Too long an article?? I guess some people have a short attention span. I loved every word and would have even loved more. My cousin’s wife is related to some previous residents so I am fascinated.

  6. BetteDolan says:

    Too long? I didn’t think it was long enough, I could have continued reading for another hour and scanned another 100 photos. Very interesting, very informative….Thank you!

  7. Marshall says:

    Thanks for the nice photos, and general interest.

    But I do find your overall view of the commune a bit superficial and judgmental. Of course, it’s just your opinion, but Pierrepont Noyes is not the only view of the Oneida experience. I’m not exactly sure what your statement “Although the Community was a bit nutty when it came to Biblical doctrine” really means? Some would say that conventional biblical doctrine is a bit nutty. Yes, perhaps what you say about woman and children is true from one perspective, but women had rights and a role in this community that they wouldn’t have in the outside world for 75 yrs. or more. And your statement that the community fell apart after Noyes died,is just factually incorrect-check it out.

    In many ways it was a successful community, and a fascinating experiment in an alternative way to organize society. Even after the commune proper ended, the community thrived,and their successful business life, set an example for a more humane capitalism we could use today.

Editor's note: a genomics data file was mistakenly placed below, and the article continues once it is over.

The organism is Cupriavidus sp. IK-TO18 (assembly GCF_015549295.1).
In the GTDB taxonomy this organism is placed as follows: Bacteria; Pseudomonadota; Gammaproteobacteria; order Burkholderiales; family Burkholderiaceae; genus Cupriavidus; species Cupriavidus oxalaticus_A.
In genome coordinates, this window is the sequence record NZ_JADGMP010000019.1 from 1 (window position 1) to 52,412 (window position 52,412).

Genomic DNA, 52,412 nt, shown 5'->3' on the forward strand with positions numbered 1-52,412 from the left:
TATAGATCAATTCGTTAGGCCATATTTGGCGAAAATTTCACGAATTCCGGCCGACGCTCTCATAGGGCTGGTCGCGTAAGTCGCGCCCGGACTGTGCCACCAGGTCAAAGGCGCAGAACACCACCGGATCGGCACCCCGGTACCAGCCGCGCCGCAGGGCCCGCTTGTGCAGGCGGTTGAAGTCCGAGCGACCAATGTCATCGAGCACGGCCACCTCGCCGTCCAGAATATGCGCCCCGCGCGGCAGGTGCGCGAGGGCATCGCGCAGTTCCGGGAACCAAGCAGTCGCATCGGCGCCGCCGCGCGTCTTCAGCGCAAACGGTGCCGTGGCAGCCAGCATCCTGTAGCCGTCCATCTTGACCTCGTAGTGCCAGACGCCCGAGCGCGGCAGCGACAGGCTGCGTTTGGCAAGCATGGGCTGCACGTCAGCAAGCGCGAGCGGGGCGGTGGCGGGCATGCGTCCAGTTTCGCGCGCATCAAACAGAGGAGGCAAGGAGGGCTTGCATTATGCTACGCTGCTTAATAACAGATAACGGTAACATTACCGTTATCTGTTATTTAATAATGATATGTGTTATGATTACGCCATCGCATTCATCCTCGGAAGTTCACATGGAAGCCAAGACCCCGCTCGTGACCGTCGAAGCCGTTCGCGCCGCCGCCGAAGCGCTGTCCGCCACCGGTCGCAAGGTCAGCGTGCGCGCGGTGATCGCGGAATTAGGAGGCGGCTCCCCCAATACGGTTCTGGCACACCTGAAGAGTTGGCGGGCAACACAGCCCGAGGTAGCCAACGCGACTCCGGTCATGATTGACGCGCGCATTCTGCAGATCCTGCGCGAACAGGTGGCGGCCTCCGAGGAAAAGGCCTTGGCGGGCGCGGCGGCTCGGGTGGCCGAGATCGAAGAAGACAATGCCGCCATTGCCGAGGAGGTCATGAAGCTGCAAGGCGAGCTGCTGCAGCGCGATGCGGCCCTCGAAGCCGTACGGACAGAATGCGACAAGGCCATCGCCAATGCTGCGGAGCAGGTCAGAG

• Hi Marshall. By “nutty” Biblical doctrine I’m saying that Noyes simply used certain sections of the Bible to “prove” that his ideas of society were correct, when in fact they were far far away from fundamental New Testament values (and the New Testament is the revelation of the Old Testament, despite the foibles of the people in history).

      The community (aka, “commune” as you call it) DID fall apart after Noyes died. Actually– it fell apart before he died. He moved to the Niagara area, where he tried to continue a small semblance of the community, but it all petered out. The next generation forsook their parents’ “open marriage” and “stirpiculture” ideas and chose traditional values again.

      Certainly the view of the community is not exclusive to Pierrepont Noyes’ definition. But history is history. The Oneida Community may be a “fascinating experiment” to men who could enjoy their sexual freedom seemingly guilt-free, but to the women and children it was not stellar (which explains why the children grew to forsake the philosophy of the community).

      Thanks for your comment but I can’t agree with anything you’ve stated. You elude to a number of things in your comment (women’s rights? what rights did they have? the right to wear pantaloons??) but back it up with no facts, just speculative opinion.

      Sorry, I don’t intend to be unwelcoming or rude to your comment, but the entire idea behind the community is loathsome to me and ignites a certain passion. That, and I am well aware of the history about the movement. Thanks again for your opinions.

  8. […] participation as the only Iroquois tribe to support the Americans during the Revolutionary War. The Oneida Community Mansion House in the nearby Kenwood suburb of the city is a fascinating museum of the 19th century utopian […]